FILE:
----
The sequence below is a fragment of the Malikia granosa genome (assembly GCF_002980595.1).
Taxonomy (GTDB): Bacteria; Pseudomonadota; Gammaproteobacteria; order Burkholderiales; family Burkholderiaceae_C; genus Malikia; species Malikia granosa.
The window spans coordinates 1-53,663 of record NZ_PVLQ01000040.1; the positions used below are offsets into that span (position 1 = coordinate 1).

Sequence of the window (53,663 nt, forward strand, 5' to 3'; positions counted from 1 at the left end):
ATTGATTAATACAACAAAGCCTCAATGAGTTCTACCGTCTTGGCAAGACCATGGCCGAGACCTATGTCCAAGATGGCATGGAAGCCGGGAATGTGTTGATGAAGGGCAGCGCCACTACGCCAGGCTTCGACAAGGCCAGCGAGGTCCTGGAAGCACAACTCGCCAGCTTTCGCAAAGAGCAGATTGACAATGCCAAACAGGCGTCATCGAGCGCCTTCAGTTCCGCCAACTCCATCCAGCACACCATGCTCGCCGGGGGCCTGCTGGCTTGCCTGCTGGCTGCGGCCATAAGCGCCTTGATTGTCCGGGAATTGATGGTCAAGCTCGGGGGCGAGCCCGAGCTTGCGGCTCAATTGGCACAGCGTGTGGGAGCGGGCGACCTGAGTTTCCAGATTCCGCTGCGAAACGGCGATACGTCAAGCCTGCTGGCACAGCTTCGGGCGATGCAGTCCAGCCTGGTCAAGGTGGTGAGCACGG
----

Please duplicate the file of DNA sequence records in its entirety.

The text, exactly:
The sequence below is a fragment of the Malikia granosa genome (assembly GCF_002980595.1).
Taxonomy (GTDB): Bacteria; Pseudomonadota; Gammaproteobacteria; order Burkholderiales; family Burkholderiaceae_C; genus Malikia; species Malikia granosa.
The window spans coordinates 1-53,663 of record NZ_PVLQ01000040.1; the positions used below are offsets into that span (position 1 = coordinate 1).

Sequence of the window (53,663 nt, forward strand, 5' to 3'; positions counted from 1 at the left end):
ATTGATTAATACAACAAAGCCTCAATGAGTTCTACCGTCTTGGCAAGACCATGGCCGAGACCTATGTCCAAGATGGCATGGAAGCCGGGAATGTGTTGATGAAGGGCAGCGCCACTACGCCAGGCTTCGACAAGGCCAGCGAGGTCCTGGAAGCACAACTCGCCAGCTTTCGCAAAGAGCAGATTGACAATGCCAAACAGGCGTCATCGAGCGCCTTCAGTTCCGCCAACTCCATCCAGCACACCATGCTCGCCGGGGGCCTGCTGGCTTGCCTGCTGGCTGCGGCCATAAGCGCCTTGATTGTCCGGGAATTGATGGTCAAGCTCGGGGGCGAGCCCGAGCTTGCGGCTCAATTGGCACAGCGTGTGGGAGCGGGCGACCTGAGTTTCCAGATTCCGCTGCGAAACGGCGATACGTCAAGCCTGCTGGCACAGCTTCGGGCGATGCAGTCCAGCCTGGTCAAGGTGGTGAGCACGG